Rate vs Rhythm Control in Heart Failure Patients
Rate vs Rhythm Control in Heart Failure Patients
Abstract & Commentary
By John P. DiMarco, MD, PhD Professor of Medicine, Division of Cardiology, University of Virginia, Charlottesville Dr. DiMarco is a consultant for Novartis, and does research for Medtronic and Guidant.
Source: Roy D, et al. Rhythm control versus rate control for atrial fibrillation and heart failure. N Engl J Med. 2008;358: 2667-2677.
The atrial fibrillation and congestive heart Failure (AF-CHF) trial was designed to test the hypothesis that a treatment strategy that involved rhythm control would be superior to rate control in patients with heart failure and left ventricular systolic dysfunction. The study was an international trial conducted in 123 centers throughout the world. Patients were eligible for inclusion if they had a left ventricular ejection fraction of £ 35%, a history of congestive heart failure (New York Heart Association class II to IV), and a history of atrial fibrillation. Patients with persistent atrial fibrillation more than 12 months duration were excluded. Patients were randomly assigned to either a rhythm control strategy or a rate control strategy in an unblinded fashion. Amiodarone, with cardioversions as required, was the primary treatment for maintenance of sinus rhythm. Sotalol or dofetilide were possible alternatives, but were used in only a few patients. The protocol called for a permanent pacemaker to be inserted if bradycardia complicated the use of antiarrhythmic drugs. Rate control therapy included adjusted doses of beta adrenergic blockers with digitalis to achieve a target heart rate of less than 80 bpm at rest and less than 110 bpm during a six-minute walk test. All patients were treated with appropriate heart failure therapy, including angiotensin converting enzyme inhibitors, angiotensin receptor antagonists, and beta blockers. Anticoagulation was recommended for all patients. Implantable cardioverter defibrillators and ventricular resynchronization therapy were permitted and were used in 7% of both groups. The primary outcome was death from cardiovascular causes. Secondary outcomes were death from any cause, stroke, worsening congestive heart failure, hospitalization, and quality of life.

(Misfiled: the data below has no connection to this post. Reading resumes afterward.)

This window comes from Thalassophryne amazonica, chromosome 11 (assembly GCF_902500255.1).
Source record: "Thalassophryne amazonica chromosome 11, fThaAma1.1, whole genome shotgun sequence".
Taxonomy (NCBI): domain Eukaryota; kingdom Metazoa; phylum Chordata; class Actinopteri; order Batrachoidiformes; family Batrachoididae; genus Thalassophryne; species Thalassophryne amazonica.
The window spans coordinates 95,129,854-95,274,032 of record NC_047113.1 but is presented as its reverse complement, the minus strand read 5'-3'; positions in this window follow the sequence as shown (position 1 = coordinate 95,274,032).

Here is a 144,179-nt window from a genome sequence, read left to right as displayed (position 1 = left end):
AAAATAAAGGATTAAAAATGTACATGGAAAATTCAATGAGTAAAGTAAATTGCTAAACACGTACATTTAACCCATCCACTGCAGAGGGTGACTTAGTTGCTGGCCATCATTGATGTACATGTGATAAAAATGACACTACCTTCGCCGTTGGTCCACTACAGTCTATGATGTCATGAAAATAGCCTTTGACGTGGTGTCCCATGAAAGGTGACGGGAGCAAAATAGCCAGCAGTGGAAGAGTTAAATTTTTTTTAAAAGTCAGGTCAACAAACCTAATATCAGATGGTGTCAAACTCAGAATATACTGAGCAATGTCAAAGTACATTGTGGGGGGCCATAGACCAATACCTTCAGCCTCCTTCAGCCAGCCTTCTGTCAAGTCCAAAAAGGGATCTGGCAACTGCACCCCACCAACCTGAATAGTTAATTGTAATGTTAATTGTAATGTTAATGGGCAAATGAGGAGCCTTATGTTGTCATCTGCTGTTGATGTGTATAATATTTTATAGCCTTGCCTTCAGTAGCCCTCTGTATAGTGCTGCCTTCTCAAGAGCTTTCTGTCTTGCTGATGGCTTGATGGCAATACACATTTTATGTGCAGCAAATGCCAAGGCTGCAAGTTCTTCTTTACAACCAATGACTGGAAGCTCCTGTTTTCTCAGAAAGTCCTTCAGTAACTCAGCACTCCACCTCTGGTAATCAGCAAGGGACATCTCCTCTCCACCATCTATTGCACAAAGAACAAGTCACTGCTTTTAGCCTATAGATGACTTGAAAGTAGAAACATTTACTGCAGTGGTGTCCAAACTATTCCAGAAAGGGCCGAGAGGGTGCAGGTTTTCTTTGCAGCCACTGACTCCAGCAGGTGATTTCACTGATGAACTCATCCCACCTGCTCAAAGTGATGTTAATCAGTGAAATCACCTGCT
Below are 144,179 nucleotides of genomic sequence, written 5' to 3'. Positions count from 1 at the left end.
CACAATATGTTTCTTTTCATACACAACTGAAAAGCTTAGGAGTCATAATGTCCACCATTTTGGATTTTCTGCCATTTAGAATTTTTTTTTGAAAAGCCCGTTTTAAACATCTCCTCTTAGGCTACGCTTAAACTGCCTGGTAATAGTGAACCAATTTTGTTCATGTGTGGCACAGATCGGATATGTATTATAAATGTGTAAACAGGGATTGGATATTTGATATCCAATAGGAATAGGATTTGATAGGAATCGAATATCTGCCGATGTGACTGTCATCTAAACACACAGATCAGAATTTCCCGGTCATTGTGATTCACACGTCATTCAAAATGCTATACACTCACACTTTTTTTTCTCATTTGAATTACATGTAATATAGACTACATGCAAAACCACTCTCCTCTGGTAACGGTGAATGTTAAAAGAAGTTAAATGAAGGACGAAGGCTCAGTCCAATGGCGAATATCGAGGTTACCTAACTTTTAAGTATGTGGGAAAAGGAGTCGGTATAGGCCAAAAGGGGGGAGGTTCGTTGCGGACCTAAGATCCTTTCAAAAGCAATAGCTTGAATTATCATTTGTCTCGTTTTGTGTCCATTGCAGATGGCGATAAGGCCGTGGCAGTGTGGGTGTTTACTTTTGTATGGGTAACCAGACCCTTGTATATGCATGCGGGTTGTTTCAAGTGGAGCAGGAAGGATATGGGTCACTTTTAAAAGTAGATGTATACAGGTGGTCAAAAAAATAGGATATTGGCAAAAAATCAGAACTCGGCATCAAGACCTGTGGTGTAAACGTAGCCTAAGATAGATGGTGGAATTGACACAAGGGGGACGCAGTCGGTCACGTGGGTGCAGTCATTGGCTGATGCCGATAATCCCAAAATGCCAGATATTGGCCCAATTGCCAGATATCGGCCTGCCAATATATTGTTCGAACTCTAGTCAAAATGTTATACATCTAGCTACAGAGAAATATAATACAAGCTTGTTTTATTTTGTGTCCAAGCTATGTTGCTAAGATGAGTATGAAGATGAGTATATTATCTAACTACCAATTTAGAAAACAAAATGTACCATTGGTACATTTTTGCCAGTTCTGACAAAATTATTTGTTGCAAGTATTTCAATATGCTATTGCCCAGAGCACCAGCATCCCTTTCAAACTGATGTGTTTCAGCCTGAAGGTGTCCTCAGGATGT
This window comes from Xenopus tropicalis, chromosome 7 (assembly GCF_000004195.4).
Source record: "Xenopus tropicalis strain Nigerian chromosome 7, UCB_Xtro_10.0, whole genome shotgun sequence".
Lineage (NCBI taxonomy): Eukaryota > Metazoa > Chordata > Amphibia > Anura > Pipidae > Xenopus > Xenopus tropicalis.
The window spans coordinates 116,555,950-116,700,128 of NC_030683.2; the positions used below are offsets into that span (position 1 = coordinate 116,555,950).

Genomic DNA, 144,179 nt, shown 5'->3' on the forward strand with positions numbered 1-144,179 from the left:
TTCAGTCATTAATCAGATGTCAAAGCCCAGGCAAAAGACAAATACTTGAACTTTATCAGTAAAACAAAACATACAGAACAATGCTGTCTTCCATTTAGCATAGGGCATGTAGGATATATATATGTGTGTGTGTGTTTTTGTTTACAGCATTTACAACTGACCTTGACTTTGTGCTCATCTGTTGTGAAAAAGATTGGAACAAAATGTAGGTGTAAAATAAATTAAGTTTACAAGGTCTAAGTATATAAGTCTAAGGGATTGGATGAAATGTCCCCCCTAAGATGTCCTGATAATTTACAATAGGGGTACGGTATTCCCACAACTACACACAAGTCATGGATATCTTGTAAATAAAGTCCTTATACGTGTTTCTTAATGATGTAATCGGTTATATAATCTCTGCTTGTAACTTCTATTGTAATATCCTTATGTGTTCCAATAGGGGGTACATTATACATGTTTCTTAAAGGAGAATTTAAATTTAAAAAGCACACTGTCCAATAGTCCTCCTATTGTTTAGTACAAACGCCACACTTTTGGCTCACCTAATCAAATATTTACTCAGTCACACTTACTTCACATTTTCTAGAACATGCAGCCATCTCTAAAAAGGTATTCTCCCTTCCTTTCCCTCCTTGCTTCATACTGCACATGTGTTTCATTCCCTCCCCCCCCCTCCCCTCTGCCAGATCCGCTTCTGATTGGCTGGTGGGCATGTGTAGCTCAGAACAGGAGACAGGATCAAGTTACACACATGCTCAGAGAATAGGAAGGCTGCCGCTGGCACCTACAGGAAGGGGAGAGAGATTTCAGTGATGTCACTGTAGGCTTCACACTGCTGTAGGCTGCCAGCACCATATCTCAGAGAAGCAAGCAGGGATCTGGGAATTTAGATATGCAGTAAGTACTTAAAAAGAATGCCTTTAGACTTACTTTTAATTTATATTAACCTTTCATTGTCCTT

AF-CHF enrolled 1,376 patients with 682 assigned to a rhythm control strategy and 694 assigned to a rate control strategy. The mean follow-up was 37 ± 19 months, with a maximum follow-up of 74 months. In the entire study group, the mean age was 67 years and 82% of the patients were men. Thirty-one percent of the patients were in New York Heart Association class III or IV. Coronary artery disease was present in 48% of the patients; 48% had systemic hypertension and 21% had diabetes. The mean left ventricular ejection fraction was 27 ± 6%. Atrial fibrillation was persistent in 69% of the patients. During the study, 21% of the patients of the rhythm control group crossed over to the rate control strategy primarily due to an inability to maintain sinus rhythm. In the rate control group, 10% of the patients crossed over to a rhythm control strategy, with worsening heart failure being the most common reason for the change. In the rhythm control group, the prevalence of atrial fibrillation was kept below 20% at each follow-up visit until the 24-month visit and was still only 27% at four years of follow-up. In the rate control group, the presence of atrial fibrillation ranged from 59% to 70% at each follow-up visit. During follow-up, 58% of patients in the rhythm control group had at least one recurrence of atrial fibrillation. In the rate control group, heart rate targets at rest and exercise were achieved in 82% to 88% of the patients during follow-up.